April 25, 2008 at 1:21 pm 10 comments

Because I realized I didn’t know diddly. BBP(before being published) I had no problems offering what worked for me. I’d expound about how I got to THE END. Then I got published and those post became scarce.


Because the thought of a newbie taking my advice is scary as hell. I know nada. I’ve just been writing long enough that I can string words together. I’ve been writing long enough to still feel the sting of that veteran who slapped my hand when I headhopped. Since I’ve been agent searching, scouting out publishers, getting rejections left and right my hide has grown another layer of skin.

And the main reason why I stopped giving advice is because the only thing about craft that works is to keep writing. Read. Read. Read. Write. If you don’t believe here is proof that writing can improve your writing.

I’m doing this for you. This may be the last time you ever see these words.

Without further ado, Love Unexpected, circa 2005. My very first novel.
The whole time Norah sat nibbling her Caesar salad she was thinking of going to the kitchen, finding Malcolm’s order of food, and sprinkling arsenic on the top. Not enough to kill him, she wasn’t for jail. Her stubbornness would win her an extended vacation in pumpkin orange clothing. No, it would be enough poison just to liven his night. She smiled at the thought of him twitching and gasping on the floor.

“What’s so funny?” Malcolm asked, interrupting the vision of him begging.”Help me.” in short choppy breathes. Her smile vanished. He didn’t notice the hardening of her eyes. She tried to focus on his face it was a mild shade of brown, it didn’t glow but it was smooth in tone, his eyebrows, thick, had a tendency to lift when hearing unfavorable commands. The brows accentuated chocolate irises that melted with every sighting of a beautiful woman.

“Nothing.” She cast a glance over her shoulder for the waiter. Norah didn’t know how long she could sit across from Malcolm before she erupted. She had spent three years of her life dedicated to this man. What pissed her off was that she could have been free after the first year.

He reached for her hands as the waiter placed their dishes on the table allowing her not to play tug-o war to get them back. She didn’t want him to touch her. With a smile she thanked the young man.

“Where do you want to go for our anniversary?”He didn’t wait for an answer but pushed on .”I was thinking.”He paused for effect. She fix her face to look interested. He always paused for effect.”We could go to New York see my mom. “

He smiled his charming smile that use to make her want to jump his bones, believe every lie with conviction, now it seemed flat and practiced.


Aah, good times when I knew nothing about POV violations, saying no to writer’s crack i.e. backstory. And starting 10 chapters too early. Oh, and genre. This particular story is a romantic suspense/women’s fiction/contemporary romance with elements of psychic.

Good times I tell ya. But what I learned from writing this novel not just for a year and half it took me to write it, AND not not only have written it twice (once in third and once in first person) is invaluable. (the first person version I still have, but that version was typed on a Smith and Corona. Yup, a typewriter. And those are definitely cringe worthy) So newbies, keep writing. You’ll someday get to be like me, writing better crap.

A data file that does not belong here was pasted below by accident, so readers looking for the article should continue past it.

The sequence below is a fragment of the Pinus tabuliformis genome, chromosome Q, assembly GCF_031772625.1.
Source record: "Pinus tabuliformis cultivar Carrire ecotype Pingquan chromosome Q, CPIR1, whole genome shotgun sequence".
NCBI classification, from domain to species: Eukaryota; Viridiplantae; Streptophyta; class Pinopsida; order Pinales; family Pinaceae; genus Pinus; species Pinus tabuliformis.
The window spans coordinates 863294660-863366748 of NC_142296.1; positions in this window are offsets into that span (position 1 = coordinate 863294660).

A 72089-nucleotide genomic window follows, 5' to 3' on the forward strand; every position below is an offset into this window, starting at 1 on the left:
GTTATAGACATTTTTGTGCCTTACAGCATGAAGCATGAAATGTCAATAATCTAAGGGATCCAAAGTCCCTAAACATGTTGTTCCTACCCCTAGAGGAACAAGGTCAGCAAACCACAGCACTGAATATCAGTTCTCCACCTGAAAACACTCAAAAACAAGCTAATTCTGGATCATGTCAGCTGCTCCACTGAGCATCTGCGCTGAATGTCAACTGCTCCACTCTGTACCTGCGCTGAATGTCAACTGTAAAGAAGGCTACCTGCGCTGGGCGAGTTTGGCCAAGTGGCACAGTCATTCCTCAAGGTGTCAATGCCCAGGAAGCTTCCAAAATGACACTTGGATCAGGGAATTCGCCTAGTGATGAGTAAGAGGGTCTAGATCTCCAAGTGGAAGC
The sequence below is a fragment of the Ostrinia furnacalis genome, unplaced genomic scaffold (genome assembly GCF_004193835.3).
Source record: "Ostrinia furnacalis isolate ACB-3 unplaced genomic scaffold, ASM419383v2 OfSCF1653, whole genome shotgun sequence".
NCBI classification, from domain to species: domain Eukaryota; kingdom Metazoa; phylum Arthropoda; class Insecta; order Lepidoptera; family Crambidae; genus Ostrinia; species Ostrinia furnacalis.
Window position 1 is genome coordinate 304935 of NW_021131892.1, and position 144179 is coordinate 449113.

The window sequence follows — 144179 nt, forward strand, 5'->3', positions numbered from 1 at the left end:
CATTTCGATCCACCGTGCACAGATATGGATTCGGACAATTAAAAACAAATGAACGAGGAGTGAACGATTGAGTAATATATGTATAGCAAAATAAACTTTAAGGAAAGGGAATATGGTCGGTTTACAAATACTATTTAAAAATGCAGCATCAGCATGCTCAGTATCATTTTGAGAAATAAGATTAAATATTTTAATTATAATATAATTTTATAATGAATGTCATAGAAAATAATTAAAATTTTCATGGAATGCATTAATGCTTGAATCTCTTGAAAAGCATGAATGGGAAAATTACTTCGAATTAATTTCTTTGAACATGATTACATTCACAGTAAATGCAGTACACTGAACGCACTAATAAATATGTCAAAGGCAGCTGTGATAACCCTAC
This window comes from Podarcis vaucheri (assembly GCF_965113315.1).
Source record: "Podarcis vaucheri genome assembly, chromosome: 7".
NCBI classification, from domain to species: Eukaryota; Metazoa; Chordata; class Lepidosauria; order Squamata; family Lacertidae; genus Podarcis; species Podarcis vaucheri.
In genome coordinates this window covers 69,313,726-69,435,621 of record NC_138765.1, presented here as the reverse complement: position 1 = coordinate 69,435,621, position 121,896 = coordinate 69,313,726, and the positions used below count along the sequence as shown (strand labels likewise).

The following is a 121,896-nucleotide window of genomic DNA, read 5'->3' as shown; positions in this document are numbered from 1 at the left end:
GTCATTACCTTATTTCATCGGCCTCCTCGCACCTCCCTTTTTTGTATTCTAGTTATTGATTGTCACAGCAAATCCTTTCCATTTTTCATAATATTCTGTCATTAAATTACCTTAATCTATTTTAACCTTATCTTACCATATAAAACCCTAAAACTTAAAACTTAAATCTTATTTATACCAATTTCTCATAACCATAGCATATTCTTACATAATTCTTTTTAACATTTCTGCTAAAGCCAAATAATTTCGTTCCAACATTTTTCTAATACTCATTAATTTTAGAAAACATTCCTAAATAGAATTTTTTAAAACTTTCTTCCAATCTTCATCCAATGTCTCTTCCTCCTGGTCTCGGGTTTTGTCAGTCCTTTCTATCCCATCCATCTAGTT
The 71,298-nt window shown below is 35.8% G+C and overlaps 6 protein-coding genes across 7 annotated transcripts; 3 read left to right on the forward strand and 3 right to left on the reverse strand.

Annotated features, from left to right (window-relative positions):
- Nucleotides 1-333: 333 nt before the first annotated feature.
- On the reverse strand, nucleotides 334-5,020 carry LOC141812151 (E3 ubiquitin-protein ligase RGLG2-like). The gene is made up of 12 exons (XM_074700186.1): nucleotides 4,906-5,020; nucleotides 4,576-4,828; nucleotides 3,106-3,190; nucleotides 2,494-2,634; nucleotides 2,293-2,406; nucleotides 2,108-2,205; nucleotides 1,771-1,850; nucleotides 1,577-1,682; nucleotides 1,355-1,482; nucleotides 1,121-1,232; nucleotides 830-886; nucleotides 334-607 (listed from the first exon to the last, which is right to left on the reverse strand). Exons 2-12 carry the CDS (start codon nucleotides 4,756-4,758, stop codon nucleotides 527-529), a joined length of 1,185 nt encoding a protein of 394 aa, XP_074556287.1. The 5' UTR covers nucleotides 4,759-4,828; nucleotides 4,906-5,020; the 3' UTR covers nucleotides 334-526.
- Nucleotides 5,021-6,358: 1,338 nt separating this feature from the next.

Good times…


Entry filed under: craft, Love Unexpected.


10 Comments Add your own

  • 1. Pam  |  April 25, 2008 at 9:50 pm

    Craft? We don’t need no stinking craft! (I say while editing book no. 2, in which hero and heroine say I Love You before the BBM while headhopping.)

  • 2. Mel  |  April 25, 2008 at 11:59 pm

    Ha, Ha, Ha, you need craft just like I do.

  • 3. Robin  |  April 26, 2008 at 2:12 am

    Hey Mel! I’m a little late showing up. So this means you’re not quitting right?

  • 4. Mel  |  April 26, 2008 at 2:31 am

    Oh, I still feel the same way about publishing. I’m just not going to let it drive me crazy. That has to stop or I can’t write. I’m going to accept that fact and move on.

    So long story to a short answer. Yes, you’ll still be able to buy my books. They are just going to be the best damn books you’ve read. 🙂

  • 5. Caryn  |  April 26, 2008 at 10:32 pm

    I still, of course, have the first book I wrote. It was utterly, completely horrible. But I still open up the document every once in a while to remind myself how far I’ve come, both from practice and from learning about craft from other writers. Oh, and from studying endless movies & books for structure, characterization, etc.

    Sometimes, though, it feels like there’s so much to learn about writing and I’ll never know enough.

  • 6. Ashley Ladd  |  April 27, 2008 at 1:45 am

    I don’t think we ever stop learning or improving – in life in general or in writing. Some days I think I’ve learned a lot and others I feel as if I know nothing.

  • 7. Edie  |  April 28, 2008 at 12:23 am

    I agree with Ashley. My goal is to make every book better than the last. So far I’ve done that with my last few books.

    I empathize with you, Mel. I have a ton of fear and doubt. But like the song says, I “do it anyway.”

  • 8. Mel  |  April 28, 2008 at 3:03 pm

    Sometimes, though, it feels like there’s so much to learn about writing and I’ll never know enough.

    Stay tuned for next blog post, because yes, you never stop learning.

  • 9. Mel  |  April 28, 2008 at 3:09 pm

    Some days I think I’ve learned a lot and others I feel as if I know nothing.

    At least one day out of the week I feel like that. It’s natural. I think the key is accepting it and using it to your advantage.

  • 10. Mel  |  April 28, 2008 at 3:10 pm

    But like the song says, I “do it anyway.”

    I’m going to make the my mantra when I’m feeling overwhelmed.

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